Tuesday, September 11, 2007

Burning saltwater for fuel

Apparently, it's real. Discovered accidentally by John Kanzius while trying to desalinate seawater and find a cure for cancer, it has since been confirmed by chemist and water structure expert Dr. Rustum Roy of Penn State University.

From the post-gazette:

Dr. Roy said the salt water isn't burning per se, despite appearances. The radio frequency actually weakens bonds holding together the constituents of salt water -- sodium chloride, hydrogen and oxygen -- and releases the hydrogen, which, once ignited, burns continuously when exposed to the RF energy field. Mr. Kanzius said an independent source measured the flame's temperature, which exceeds 3,000 degrees Fahrenheit, reflecting an enormous energy output...As such, Dr. Roy, a founding member of the Materials Research Laboratory and expert in water structure, said Mr. Kanzius' discovery represents "the most remarkable in water science in 100 years."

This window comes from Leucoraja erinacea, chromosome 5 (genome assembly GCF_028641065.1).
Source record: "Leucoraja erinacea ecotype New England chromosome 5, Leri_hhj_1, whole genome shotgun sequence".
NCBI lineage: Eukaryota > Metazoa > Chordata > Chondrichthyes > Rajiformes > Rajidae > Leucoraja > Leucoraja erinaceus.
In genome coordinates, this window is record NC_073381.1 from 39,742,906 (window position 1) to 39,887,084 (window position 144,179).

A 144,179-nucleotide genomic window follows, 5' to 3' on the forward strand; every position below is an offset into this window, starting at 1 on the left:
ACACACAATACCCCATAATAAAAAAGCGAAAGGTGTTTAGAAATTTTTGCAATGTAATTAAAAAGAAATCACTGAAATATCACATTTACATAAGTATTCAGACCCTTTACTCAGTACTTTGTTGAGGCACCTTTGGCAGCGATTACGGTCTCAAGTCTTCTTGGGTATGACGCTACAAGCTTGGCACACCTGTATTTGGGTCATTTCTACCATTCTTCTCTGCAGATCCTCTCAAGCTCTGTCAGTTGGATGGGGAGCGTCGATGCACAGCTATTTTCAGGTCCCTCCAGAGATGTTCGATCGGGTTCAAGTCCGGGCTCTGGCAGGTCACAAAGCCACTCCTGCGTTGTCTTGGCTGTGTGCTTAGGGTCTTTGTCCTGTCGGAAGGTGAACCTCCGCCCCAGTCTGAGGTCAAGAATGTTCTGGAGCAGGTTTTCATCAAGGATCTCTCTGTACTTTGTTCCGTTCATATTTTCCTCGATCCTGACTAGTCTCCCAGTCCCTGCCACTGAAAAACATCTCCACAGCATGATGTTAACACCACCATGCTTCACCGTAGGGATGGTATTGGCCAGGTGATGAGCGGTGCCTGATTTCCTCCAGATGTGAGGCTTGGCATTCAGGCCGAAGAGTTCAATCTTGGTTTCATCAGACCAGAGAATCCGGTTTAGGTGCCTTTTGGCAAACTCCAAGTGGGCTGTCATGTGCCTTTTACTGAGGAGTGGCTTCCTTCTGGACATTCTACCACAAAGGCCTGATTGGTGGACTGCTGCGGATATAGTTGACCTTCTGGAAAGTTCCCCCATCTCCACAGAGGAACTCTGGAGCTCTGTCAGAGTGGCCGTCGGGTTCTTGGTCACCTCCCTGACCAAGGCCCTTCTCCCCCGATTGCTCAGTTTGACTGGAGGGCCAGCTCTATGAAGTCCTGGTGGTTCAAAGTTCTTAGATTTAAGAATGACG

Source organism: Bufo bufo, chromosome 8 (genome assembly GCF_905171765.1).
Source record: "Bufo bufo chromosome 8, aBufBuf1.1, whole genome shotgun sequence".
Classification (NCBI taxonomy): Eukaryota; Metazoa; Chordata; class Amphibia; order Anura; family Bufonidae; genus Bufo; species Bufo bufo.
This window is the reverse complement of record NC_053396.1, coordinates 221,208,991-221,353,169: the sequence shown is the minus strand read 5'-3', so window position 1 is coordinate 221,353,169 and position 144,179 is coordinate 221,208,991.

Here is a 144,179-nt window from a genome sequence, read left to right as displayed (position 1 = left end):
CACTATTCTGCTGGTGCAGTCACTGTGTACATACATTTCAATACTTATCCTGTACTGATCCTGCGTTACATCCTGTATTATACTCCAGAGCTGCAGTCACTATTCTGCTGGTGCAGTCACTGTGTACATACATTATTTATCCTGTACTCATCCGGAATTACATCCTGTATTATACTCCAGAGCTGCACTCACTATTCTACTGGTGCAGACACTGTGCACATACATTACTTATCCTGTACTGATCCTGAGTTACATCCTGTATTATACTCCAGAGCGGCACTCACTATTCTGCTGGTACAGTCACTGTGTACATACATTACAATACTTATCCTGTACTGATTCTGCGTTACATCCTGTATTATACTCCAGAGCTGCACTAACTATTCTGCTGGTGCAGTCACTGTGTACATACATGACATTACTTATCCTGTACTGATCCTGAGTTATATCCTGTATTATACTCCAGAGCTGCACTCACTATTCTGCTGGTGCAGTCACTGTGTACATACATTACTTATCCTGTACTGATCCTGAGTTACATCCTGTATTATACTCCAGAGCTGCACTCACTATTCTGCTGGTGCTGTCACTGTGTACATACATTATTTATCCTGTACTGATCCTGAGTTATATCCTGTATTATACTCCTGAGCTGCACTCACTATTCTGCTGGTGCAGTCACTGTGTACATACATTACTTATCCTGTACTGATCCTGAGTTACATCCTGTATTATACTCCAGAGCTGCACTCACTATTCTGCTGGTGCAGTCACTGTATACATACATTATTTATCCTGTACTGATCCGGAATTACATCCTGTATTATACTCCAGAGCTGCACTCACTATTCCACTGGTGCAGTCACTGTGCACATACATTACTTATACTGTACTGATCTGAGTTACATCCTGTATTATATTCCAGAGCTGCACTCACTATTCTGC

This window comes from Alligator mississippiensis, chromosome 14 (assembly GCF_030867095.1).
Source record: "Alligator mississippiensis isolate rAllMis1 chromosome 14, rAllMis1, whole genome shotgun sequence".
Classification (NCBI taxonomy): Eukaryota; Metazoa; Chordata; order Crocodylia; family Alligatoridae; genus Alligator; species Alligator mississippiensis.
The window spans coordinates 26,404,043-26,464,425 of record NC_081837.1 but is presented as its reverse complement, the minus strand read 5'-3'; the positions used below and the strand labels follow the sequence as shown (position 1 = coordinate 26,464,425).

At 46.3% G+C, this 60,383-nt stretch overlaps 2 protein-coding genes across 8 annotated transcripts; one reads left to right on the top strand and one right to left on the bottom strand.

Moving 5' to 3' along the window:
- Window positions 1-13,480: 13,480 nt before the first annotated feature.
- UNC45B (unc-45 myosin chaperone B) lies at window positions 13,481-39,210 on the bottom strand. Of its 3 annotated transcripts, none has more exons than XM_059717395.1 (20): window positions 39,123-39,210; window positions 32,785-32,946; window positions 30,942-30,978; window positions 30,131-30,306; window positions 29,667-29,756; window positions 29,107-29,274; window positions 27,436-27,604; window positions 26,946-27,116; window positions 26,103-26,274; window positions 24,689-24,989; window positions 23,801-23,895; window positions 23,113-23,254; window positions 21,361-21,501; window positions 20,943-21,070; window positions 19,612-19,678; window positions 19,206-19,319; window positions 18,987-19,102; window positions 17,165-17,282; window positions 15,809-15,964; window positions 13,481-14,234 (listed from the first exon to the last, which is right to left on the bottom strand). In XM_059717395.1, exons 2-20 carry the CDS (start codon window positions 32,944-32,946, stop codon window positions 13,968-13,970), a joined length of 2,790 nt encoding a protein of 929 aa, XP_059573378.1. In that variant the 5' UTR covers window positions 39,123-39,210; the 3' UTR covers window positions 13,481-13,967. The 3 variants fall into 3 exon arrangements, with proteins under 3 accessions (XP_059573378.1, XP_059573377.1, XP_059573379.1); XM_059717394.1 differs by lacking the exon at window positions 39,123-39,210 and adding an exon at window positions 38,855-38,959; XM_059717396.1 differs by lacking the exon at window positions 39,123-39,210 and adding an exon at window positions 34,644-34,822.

Hopefully this could break us of the dependence on oil, without depleting our oceans too much. You never know, this could be the solution to the rising sea levels from global warming!

Check out the TV segment to watch it burn.

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